4.A more prominent role for the Commission

The fact that the Commission may bring proceedings for failure to fulfil an obligation against Member States which do not comply with provisions concerning the AFSJ is an important new feature conferring a new power in terms of monitoring the application of legislation.

5.Potential involvement of Member States in the evaluation of AFSJ policy implementation

Article 70 TFEU states that the Council may, on a proposal from the Commission, adopt measures laying down the arrangements whereby Member States, in collaboration with the Commission, conduct objective and impartial evaluation of the implementation of AFSJ policies by Member States’ authorities.

b.The European Council’s planning role

Alongside the changes brought about by successive Treaties, the European Council has played a particularly important role in the developments and progress that have taken place in various fields of the AFSJ.

The Tampere European Council in October 1999 included a special meeting to discuss how an area of freedom, security and justice might be established by drawing to the full on the opportunities afforded by the Amsterdam Treaty.

In November 2004 the European Council adopted a new five-year action plan, the Hague Programme.

On 10 and 11 December 2009 the European Council adopted the Stockholm Programme. This multiannual programme for the period from 2010 to 2014 focused on the interests and needs of citizens and other people to whom the EU has a responsibility.

The Lisbon Treaty formally recognises the European Council’s pre-eminent role of ‘[defining] the strategic guidelines for legislative and operational planning within the area of freedom, security and justice’ (Article 68 TFEU). In June 2014, the European Council defined these guidelines over the coming years. They are in line with the priorities set in the strategic agenda for the EU, which was also adopted in June 2014. The strategic guidelines build on the progress achieved by the Stockholm programme. A mid-term review of these guidelines will take place in 2017.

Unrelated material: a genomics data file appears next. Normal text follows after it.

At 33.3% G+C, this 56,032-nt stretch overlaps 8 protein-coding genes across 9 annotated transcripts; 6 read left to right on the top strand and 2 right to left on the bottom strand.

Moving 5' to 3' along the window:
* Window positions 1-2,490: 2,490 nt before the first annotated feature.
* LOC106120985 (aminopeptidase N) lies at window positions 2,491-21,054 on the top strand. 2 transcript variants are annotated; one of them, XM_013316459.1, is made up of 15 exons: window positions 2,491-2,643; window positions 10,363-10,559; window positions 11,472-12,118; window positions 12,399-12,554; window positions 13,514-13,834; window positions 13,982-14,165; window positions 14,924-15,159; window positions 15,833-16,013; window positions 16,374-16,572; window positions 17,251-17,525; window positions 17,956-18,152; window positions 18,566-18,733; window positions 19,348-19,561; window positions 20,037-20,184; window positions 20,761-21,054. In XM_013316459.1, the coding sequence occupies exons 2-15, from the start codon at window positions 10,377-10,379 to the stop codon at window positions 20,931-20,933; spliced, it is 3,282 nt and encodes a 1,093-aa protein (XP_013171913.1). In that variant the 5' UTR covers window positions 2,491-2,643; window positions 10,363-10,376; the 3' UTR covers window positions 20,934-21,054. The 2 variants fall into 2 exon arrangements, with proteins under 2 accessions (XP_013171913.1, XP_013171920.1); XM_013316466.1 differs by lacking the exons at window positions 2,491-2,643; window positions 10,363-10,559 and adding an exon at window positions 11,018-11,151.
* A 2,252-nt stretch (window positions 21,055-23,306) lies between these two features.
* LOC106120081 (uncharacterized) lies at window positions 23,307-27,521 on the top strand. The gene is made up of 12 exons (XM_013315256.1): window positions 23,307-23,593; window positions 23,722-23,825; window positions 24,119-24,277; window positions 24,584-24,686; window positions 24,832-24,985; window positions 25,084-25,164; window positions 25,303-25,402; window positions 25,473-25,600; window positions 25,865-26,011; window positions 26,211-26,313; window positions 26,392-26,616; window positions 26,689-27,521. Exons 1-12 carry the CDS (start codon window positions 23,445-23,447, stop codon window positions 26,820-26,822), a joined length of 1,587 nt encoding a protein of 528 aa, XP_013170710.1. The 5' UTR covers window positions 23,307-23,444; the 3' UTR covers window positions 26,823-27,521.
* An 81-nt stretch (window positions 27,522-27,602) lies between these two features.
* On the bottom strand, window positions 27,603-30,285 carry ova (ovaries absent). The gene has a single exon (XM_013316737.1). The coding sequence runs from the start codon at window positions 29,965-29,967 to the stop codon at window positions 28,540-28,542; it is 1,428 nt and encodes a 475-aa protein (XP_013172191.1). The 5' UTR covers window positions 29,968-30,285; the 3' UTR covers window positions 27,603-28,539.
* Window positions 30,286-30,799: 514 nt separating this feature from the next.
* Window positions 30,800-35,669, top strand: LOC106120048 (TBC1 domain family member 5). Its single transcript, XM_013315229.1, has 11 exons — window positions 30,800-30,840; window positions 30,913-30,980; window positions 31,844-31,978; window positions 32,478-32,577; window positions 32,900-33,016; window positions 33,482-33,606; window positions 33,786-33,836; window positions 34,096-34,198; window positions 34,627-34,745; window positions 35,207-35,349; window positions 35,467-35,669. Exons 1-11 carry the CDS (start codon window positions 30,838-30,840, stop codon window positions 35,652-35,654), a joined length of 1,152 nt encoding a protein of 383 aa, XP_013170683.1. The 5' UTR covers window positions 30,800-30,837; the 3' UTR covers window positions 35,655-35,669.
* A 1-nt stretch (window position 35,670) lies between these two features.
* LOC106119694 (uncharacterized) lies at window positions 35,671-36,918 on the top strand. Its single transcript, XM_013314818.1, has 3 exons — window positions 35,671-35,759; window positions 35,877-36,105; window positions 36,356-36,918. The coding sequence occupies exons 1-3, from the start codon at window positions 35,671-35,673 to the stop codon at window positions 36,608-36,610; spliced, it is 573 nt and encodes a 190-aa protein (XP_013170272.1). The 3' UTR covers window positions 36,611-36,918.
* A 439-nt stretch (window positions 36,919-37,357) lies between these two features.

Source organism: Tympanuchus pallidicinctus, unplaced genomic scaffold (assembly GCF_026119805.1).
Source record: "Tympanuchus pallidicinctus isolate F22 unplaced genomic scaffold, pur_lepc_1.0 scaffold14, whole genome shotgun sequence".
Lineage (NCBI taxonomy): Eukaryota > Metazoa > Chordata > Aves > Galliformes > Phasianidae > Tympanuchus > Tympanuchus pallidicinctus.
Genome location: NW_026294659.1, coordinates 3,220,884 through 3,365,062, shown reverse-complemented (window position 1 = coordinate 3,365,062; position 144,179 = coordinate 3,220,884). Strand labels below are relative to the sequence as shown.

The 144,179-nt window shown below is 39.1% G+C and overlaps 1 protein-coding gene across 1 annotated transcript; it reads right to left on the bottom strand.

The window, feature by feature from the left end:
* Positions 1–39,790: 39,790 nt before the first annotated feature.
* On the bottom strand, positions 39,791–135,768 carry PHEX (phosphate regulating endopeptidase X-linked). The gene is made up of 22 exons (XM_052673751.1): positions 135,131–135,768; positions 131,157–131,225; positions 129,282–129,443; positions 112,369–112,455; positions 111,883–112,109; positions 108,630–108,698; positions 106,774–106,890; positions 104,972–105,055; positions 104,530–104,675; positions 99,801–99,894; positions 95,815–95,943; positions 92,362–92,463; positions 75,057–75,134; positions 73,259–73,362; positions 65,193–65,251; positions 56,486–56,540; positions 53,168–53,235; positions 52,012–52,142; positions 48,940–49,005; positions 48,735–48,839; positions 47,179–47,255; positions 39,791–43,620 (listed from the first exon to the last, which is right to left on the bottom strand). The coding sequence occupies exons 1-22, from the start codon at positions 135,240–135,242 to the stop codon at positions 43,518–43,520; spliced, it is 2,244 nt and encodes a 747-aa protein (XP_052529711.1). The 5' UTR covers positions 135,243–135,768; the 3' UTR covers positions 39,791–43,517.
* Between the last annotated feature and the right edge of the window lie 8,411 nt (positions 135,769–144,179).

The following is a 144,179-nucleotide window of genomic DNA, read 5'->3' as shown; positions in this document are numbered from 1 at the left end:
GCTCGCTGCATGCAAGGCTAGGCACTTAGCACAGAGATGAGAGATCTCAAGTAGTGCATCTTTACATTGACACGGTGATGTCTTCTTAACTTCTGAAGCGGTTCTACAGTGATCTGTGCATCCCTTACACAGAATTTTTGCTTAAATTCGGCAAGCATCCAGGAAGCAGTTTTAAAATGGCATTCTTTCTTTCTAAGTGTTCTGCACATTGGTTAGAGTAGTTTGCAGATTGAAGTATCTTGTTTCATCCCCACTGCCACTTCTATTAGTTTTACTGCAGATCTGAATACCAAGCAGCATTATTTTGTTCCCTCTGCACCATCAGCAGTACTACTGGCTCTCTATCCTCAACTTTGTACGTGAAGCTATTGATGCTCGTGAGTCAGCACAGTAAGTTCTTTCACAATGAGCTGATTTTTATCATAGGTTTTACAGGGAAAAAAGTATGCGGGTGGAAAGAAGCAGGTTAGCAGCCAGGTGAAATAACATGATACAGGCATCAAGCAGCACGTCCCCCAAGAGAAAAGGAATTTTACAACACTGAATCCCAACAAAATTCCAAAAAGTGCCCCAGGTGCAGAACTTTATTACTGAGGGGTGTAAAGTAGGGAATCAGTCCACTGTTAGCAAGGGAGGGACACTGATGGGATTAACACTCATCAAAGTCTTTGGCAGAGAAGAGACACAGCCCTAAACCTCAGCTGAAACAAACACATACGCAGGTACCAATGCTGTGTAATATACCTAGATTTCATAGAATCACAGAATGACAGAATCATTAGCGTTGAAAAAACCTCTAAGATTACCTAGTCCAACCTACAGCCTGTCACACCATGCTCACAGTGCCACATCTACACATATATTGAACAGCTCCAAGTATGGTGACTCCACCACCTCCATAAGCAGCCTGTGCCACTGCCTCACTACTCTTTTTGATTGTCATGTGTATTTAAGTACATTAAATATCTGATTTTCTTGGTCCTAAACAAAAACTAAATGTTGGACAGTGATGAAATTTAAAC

c.Establishment of specialist AFSJ management bodies: the agencies

Various agencies have been set up to help oversee policies in a number of important areas of the AFSJ: Europol, for police cooperation; the European Police College (CEPOL); Eurojust, for judicial cooperation in criminal matters; the EU Fundamental Rights Agency, which deals with fundamental rights and discrimination; the European Monitoring Centre for Drugs and Drug Addiction; Frontex, which is responsible for coordinating external border control; the European Asylum Support Office; and very recently, the EU Agency for the management of large-scale IT systems in the AFSJ (eu-LISA).

Role of the European Parliament

The European Parliament has a range of tools and powers that enable it to perform its role to the full:

  • Legislative competence to the extent that, even before the Lisbon Treaty, the European Parliament acted as co-legislator under the codecision procedure, with its involvement in third-pillar matters confined to delivering advisory opinions;
  • Budgetary competence, the European Parliament being jointly responsible, with the Council, for laying down the EU budget;
  • The power to bring proceedings for annulment before the Court of Justice, which the European Parliament exercised, for instance, in order to request and secure the annulment of certain articles of Directive 2005/85/EC on minimum standards on procedures in Member States for granting and withdrawing refugee status[2];
  • The power of political initiative, which the European Parliament exercises by adopting ‘own-initiative’ reports and resolutions on such subjects as it might choose to address[3];
  • The option of sending delegations to the Member States in order to identify problems and to verify how legislation adopted at EU level is being implemented. The European Parliament exercised this option in regard to the admission arrangements for asylum seekers applied in some Member States[4].

The main priorities on which the European Parliament has constantly laid emphasis over the past few years can be summed up as follows:

  • Recognising and taking account of the growing importance of the AFSJ in the context of the EU’s development;
  • Abolishing the third pillar and bringing the areas of police and judicial cooperation in criminal matters within the scope of EU procedures and legislation so as to enable the European Parliament to play its full democratic role in the legislative process;
  • Doing away with unanimity in the Council in order to facilitate decision-making;
  • Maintaining a fair balance between protection of citizens’ fundamental rights and security and counterterrorism requirements;
  • Strengthening the protection and promotion of fundamental rights, in particular through the adoption of a legally binding EU Charter of Fundamental Rights and the establishment of a Fundamental Rights Agency to provide an effective source of support and expertise in the field of fundamental rights.

[1]See Fact Sheets 4.2.2, 4.2.3, 4.2.4, 4.2.6, 4.2.7.

[2]CJEU, Judgment of 6.5.2008, Case C-133/06.

[3]E.g. resolution on homophobia in Europe, 18.1.2006.

[4]Resolution of 5.2.2009.

Sarah Sy

10/2017